How to prepare for ‘Het Inburgeringsexamen’ – part 1

So you have made your plans to move to the Netherlands and you’ve read about the ‘Inburgeringsexamen’ in my previous post . Now you’ve decided to take the exam. But where to begin? In a series of articles, I will give you the most important tips on preparing for the Inburgeringsexamen.

In part one of the series ‘How to prepare for ‘Het Inburgeringsexamen’ I will start with a subject that lots of students find the most difficult: writing.

First a short recap, what’s in the inburgeringsexam?

The inburgeringsexam

The inburgeringsexamen consists of two main parts: language and society/culture. Your language will be tested on four abilities: writing, speaking, listening, and reading. The required level of all abilities is A2 level.  So what is A2 level in writing?

Writing at A2 level

If you can write at A2 level you can write short, simple notes and messages relating to matters in areas of immediate need.  For example, you can write a short e-mail to your doctor to make an appointment or you can fill in a form with your basic personal information.

Besides answering open questions, you also have to do exercises in which you fill in the correct words to complete a sentence (aanvulzinnen).

The written exam (schrijfvaardigheid) takes 35 minutes.

How do they correct your exam?

To prepare for your exam it’s important to know what the criteria are. There are 2 main points: grammar and adequacy/comprehensibility. Of course, it’s important that your answer is grammatically correct. Your text will be especially marked on word order and conjugations.

But it is not only correct grammar which is important in your written exam. Adequacy and comprehensibility are also essential. That means that what you write down has to make sense. In your answer you have to show that you understand the question and that you are able to write a short logical response to it. If you can’t compose a logical text, but you’ve written it correctly, you still don’t get points for your answer. So it’s important what and how you write.


Now you know what to expect and what is required, it is time to practise. The best way to prepare for the exam is to start writing. Exercises on this page can help you practise for the exam.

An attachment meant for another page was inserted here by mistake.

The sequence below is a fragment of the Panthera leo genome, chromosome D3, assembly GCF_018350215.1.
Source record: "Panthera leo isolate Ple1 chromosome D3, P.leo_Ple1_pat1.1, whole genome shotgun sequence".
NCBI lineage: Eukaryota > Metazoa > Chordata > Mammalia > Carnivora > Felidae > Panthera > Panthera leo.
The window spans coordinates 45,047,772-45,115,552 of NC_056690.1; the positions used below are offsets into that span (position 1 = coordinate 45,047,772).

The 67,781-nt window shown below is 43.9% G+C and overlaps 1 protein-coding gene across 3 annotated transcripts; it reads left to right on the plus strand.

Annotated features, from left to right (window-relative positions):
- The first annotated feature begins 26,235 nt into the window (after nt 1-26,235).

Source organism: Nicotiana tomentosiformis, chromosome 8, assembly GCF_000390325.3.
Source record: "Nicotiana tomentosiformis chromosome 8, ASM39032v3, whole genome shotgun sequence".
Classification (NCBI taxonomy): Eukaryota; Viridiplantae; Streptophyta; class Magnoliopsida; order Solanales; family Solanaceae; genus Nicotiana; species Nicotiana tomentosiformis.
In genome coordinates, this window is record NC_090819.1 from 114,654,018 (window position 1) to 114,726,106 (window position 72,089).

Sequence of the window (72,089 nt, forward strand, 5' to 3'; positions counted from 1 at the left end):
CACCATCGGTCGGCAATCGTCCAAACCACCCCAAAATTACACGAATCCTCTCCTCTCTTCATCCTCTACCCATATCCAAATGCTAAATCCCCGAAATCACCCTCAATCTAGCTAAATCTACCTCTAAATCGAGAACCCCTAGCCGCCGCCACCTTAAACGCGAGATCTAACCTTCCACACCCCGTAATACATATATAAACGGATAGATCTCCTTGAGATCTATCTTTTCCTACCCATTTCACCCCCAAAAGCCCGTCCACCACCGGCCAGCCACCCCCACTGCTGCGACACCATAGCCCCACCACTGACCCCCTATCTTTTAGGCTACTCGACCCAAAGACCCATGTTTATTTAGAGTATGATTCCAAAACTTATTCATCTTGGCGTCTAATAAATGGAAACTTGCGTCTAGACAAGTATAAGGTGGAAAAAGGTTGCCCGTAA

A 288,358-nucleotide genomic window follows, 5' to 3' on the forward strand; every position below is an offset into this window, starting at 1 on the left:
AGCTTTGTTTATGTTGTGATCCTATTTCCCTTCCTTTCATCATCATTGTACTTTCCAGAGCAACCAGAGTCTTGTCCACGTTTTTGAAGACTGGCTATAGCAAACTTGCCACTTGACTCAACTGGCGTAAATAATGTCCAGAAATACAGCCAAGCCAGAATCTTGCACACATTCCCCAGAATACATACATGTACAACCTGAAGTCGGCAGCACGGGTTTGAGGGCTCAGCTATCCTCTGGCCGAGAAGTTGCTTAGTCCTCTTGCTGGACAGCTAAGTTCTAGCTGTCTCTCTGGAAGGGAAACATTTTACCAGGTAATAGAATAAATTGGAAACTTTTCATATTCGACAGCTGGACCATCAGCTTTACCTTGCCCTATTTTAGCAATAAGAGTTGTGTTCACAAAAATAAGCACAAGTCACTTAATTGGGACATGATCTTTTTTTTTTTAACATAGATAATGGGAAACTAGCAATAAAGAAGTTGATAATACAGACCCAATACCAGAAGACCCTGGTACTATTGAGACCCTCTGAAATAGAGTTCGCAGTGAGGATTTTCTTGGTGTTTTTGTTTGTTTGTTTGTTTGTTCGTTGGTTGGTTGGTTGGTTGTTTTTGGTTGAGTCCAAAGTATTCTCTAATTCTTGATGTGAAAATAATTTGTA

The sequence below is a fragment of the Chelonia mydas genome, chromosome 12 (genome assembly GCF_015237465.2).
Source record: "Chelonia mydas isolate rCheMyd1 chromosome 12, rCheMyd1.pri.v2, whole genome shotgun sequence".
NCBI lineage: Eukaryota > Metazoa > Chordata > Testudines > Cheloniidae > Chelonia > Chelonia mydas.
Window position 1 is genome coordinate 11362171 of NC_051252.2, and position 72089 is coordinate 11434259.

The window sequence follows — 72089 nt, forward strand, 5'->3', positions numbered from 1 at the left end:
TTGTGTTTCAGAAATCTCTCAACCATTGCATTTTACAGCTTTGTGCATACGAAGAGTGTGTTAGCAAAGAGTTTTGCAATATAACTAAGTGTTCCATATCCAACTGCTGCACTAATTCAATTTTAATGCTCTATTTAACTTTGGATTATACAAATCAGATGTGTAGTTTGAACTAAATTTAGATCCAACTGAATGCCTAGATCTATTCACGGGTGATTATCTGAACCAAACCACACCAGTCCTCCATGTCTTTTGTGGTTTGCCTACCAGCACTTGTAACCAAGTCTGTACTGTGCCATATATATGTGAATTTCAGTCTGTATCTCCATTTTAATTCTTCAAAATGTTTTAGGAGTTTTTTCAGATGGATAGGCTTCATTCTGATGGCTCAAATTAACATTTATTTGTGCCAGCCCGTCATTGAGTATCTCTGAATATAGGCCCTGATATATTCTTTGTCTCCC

Because grammar is an important part of the exam, you can use my courses #dutchgrammar-1 and #dutchgrammar-2 to prepare for it. In these courses I actually teach a bit more than you need to know for the exam. That’s because #dutchgrammar-2 teaches grammar on the A2+ level with some elements that actually belong to B1. Nevertheless, it’s better to do a bit extra… after all, I hope you are learning Dutch not only to pass the exam, but to speak it afterwards when living in the Netherlands. (Well, that’s why you are doing the exam!)

Self study or a school?

Another point you will want to consider is how to prepare for the exam: with self study or at a school. Self study (like #dutchgrammar) is definitely cheaper. I truly believe that with self-study anyone can achieve the required level for the written part of the exam.

If you don’t have the discipline for self study, or if you really need the feedback from a real teacher, then learning the language at a real school could be better for you, especially when the lessons are interactive (and not just a teacher writing something on the whiteboard which you copy into your notebook).

Why not both?

One doesn’t exclude the other! It can definitely help if you have a self study method as well as your real classes. And please note: a good book for use in class, is usually not a good book for self study and the other way around(!) Self study methods are really aimed at getting someone to understand something without a teacher and explain everything step-by-step. Books for use in the classroom usually have limited explanations, because that’s the teacher’s role.

At our summer and winter schools we combine both – our e-learning materials (#dutchgrammar) are given as homework during the course. That allows us to have very interactive classes fully focused on applying the knowledge .

The e-learning package can also be used to prepare before the course starts and then to review after the course is finished. For example: one can go from 0 to A1 by doing #dutchgrammar before the course. And then do the summer school at level A1 to A2. And afterwards you can review and extend your knowledge with the e-learning package again.

In part 3 – when talking about the spoken part – I will give you one more thing to consider, when choosing between self study or a school.

The day of the exam

On the day of your exam, bring a valid proof of identity and your invitation to the exam. It’s also important to note that you are not allowed to bring a dictionary or phone in with you.

Oh yes, it’s good to know…that this is about writing… so for this part of the exam you really do ‘write’ with a pen on paper!


Bart de Pau
online Dutch teacher & founder of the Dutch Summer School & Dutch Winter School